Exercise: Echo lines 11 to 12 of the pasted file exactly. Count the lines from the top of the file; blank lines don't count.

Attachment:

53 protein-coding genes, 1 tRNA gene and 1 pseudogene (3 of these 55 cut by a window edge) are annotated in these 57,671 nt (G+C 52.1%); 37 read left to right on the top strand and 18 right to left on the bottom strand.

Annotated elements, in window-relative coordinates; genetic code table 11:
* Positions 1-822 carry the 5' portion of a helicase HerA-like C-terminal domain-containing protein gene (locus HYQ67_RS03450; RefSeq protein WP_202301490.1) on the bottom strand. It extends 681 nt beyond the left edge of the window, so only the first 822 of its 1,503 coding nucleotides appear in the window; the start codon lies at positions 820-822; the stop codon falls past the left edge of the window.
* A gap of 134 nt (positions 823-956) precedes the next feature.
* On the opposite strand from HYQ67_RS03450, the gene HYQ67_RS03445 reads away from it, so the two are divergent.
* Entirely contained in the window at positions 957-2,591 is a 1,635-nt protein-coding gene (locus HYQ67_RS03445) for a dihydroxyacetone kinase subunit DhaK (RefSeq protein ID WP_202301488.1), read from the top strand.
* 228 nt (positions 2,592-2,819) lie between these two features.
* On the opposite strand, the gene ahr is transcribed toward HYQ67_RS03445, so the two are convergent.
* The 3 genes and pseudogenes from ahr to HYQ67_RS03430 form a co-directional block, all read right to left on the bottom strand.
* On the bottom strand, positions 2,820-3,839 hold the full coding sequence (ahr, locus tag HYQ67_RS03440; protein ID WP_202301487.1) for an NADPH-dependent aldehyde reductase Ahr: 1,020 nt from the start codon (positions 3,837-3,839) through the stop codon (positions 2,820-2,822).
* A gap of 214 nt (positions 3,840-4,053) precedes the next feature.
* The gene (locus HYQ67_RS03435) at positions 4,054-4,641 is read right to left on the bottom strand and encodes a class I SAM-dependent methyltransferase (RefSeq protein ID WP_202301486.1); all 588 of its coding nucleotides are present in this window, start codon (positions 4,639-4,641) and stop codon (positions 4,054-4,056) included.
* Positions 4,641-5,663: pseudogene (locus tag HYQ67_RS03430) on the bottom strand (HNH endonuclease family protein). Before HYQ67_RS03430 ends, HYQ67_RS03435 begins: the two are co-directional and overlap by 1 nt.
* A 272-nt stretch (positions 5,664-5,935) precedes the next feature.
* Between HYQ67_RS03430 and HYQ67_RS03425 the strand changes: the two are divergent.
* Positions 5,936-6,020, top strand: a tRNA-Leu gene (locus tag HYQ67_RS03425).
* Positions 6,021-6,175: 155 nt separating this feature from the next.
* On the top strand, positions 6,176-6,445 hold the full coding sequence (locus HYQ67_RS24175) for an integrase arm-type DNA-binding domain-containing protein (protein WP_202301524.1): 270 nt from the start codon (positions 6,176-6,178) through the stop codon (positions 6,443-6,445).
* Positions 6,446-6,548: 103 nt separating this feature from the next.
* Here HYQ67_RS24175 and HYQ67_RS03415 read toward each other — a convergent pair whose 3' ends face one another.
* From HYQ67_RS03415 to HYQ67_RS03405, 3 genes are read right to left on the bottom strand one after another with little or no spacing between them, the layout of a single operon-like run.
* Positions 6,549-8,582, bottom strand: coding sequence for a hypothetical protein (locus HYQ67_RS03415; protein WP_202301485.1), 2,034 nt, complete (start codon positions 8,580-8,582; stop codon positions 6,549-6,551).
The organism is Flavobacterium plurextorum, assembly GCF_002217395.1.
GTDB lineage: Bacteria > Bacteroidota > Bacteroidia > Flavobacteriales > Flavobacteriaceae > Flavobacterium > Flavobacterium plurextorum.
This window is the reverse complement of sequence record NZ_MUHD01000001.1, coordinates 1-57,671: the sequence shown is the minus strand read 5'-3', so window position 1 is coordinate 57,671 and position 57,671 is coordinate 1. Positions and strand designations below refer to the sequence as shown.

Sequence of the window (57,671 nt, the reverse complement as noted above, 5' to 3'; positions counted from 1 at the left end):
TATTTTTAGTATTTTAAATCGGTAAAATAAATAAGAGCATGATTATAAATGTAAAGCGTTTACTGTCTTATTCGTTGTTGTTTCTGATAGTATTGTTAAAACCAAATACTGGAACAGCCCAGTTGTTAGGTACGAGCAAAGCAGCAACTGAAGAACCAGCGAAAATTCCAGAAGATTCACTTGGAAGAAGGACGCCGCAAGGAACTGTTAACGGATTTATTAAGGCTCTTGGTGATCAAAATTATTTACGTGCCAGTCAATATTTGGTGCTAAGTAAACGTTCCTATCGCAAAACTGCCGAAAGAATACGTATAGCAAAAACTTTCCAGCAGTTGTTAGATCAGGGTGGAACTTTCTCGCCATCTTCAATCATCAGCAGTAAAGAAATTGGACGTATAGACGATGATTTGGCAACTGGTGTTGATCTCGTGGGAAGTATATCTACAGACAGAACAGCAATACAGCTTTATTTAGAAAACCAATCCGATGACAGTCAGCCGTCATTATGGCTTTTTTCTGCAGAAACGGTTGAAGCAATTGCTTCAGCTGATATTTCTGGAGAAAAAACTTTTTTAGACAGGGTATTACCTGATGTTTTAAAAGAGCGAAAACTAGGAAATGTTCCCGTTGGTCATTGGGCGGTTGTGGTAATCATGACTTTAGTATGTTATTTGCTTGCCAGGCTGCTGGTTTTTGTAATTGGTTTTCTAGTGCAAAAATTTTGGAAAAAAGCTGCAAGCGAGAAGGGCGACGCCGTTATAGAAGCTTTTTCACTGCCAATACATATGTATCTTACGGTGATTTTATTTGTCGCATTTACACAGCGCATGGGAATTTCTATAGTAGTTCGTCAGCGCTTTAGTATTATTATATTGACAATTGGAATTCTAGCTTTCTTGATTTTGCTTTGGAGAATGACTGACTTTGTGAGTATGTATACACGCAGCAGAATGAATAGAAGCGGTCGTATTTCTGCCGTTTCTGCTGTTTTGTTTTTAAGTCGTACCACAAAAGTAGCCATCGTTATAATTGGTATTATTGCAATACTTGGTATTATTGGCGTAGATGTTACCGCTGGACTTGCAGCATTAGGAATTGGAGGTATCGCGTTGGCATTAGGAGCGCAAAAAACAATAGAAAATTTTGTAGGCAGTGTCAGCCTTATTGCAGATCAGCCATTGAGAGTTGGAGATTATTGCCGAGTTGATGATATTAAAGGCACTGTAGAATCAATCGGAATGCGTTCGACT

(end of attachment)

* A gap of 214 nt (positions 3,840-4,053) precedes the next feature.
* The gene (locus HYQ67_RS03435) at positions 4,054-4,641 is read right to left on the bottom strand and encodes a class I SAM-dependent methyltransferase (RefSeq protein ID WP_202301486.1); all 588 of its coding nucleotides are present in this window, start codon (positions 4,639-4,641) and stop codon (positions 4,054-4,056) included.